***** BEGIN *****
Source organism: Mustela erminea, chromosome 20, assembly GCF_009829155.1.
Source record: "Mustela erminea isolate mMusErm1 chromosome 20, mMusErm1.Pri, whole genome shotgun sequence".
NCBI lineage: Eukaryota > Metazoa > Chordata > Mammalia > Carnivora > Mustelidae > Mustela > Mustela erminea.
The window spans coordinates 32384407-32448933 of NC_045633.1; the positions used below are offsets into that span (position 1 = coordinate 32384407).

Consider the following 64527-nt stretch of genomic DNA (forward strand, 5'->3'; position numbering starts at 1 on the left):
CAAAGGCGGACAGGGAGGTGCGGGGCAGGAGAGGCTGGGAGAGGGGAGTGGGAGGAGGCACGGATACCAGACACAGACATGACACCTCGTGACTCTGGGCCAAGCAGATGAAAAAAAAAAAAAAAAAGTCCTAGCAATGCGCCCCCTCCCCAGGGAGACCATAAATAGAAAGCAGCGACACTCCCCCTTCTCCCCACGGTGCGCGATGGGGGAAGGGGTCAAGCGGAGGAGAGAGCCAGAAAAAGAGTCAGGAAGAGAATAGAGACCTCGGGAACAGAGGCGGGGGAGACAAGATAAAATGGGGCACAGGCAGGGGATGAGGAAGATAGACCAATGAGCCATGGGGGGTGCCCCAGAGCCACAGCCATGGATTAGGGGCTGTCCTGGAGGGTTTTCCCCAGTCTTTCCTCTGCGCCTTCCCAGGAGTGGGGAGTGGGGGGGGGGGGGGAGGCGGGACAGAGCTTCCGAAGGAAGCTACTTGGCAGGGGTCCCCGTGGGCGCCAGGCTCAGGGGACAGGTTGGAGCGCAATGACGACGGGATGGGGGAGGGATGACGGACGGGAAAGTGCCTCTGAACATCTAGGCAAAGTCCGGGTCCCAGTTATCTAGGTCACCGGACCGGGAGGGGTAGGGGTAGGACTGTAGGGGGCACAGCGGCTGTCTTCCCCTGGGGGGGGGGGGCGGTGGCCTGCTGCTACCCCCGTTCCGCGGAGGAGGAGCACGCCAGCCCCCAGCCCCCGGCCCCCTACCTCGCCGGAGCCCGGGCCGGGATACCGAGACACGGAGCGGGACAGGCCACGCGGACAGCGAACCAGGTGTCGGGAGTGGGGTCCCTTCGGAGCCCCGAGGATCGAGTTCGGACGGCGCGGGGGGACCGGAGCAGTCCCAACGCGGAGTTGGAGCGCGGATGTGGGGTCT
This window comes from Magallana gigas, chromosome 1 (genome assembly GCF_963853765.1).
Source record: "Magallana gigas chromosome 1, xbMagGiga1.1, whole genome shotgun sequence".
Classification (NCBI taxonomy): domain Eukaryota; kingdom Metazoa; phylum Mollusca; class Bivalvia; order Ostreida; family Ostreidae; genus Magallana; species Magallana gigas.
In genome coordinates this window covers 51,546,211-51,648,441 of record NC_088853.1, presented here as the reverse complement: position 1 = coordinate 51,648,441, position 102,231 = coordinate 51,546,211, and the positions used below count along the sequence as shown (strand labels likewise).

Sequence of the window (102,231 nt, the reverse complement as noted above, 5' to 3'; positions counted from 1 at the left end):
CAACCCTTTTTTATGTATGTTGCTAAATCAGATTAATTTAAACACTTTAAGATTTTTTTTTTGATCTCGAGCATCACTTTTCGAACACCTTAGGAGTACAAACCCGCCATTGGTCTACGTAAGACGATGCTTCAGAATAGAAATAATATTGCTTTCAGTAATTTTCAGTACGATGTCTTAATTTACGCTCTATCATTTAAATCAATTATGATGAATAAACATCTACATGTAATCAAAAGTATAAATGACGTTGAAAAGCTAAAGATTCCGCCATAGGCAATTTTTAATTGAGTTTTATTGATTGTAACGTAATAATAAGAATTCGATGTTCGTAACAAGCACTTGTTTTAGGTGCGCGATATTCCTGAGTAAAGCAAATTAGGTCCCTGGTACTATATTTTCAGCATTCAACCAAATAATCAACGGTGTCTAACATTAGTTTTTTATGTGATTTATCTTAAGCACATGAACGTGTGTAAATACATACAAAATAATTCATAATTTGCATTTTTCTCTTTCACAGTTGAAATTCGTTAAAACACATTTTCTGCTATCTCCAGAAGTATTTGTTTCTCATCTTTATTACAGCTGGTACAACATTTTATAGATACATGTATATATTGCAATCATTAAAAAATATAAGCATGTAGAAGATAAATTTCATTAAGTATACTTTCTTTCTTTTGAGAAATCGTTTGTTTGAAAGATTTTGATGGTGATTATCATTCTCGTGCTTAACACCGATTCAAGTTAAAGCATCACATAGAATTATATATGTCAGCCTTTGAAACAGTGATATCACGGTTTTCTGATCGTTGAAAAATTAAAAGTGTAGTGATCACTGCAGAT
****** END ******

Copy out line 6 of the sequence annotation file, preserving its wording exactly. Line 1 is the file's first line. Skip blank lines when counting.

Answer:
CAAAGGCGGACAGGGAGGTGCGGGGCAGGAGAGGCTGGGAGAGGGGAGTGGGAGGAGGCACGGATACCAGACACAGACATGACACCTCGTGACTCTGGGCCAAGCAGATGAAAAAAAAAAAAAAAAAGTCCTAGCAATGCGCCCCCTCCCCAGGGAGACCATAAATAGAAAGCAGCGACACTCCCCCTTCTCCCCACGGTGCGCGATGGGGGAAGGGGTCAAGCGGAGGAGAGAGCCAGAAAAAGAGTCAGGAAGAGAATAGAGACCTCGGGAACAGAGGCGGGGGAGACAAGATAAAATGGGGCACAGGCAGGGGATGAGGAAGATAGACCAATGAGCCATGGGGGGTGCCCCAGAGCCACAGCCATGGATTAGGGGCTGTCCTGGAGGGTTTTCCCCAGTCTTTCCTCTGCGCCTTCCCAGGAGTGGGGAGTGGGGGGGGGGGGGGAGGCGGGACAGAGCTTCCGAAGGAAGCTACTTGGCAGGGGTCCCCGTGGGCGCCAGGCTCAGGGGACAGGTTGGAGCGCAATGACGACGGGATGGGGGAGGGATGACGGACGGGAAAGTGCCTCTGAACATCTAGGCAAAGTCCGGGTCCCAGTTATCTAGGTCACCGGACCGGGAGGGGTAGGGGTAGGACTGTAGGGGGCACAGCGGCTGTCTTCCCCTGGGGGGGGGGGGCGGTGGCCTGCTGCTACCCCCGTTCCGCGGAGGAGGAGCACGCCAGCCCCCAGCCCCCGGCCCCCTACCTCGCCGGAGCCCGGGCCGGGATACCGAGACACGGAGCGGGACAGGCCACGCGGACAGCGAACCAGGTGTCGGGAGTGGGGTCCCTTCGGAGCCCCGAGGATCGAGTTCGGACGGCGCGGGGGGACCGGAGCAGTCCCAACGCGGAGTTGGAGCGCGGATGTGGGGTCT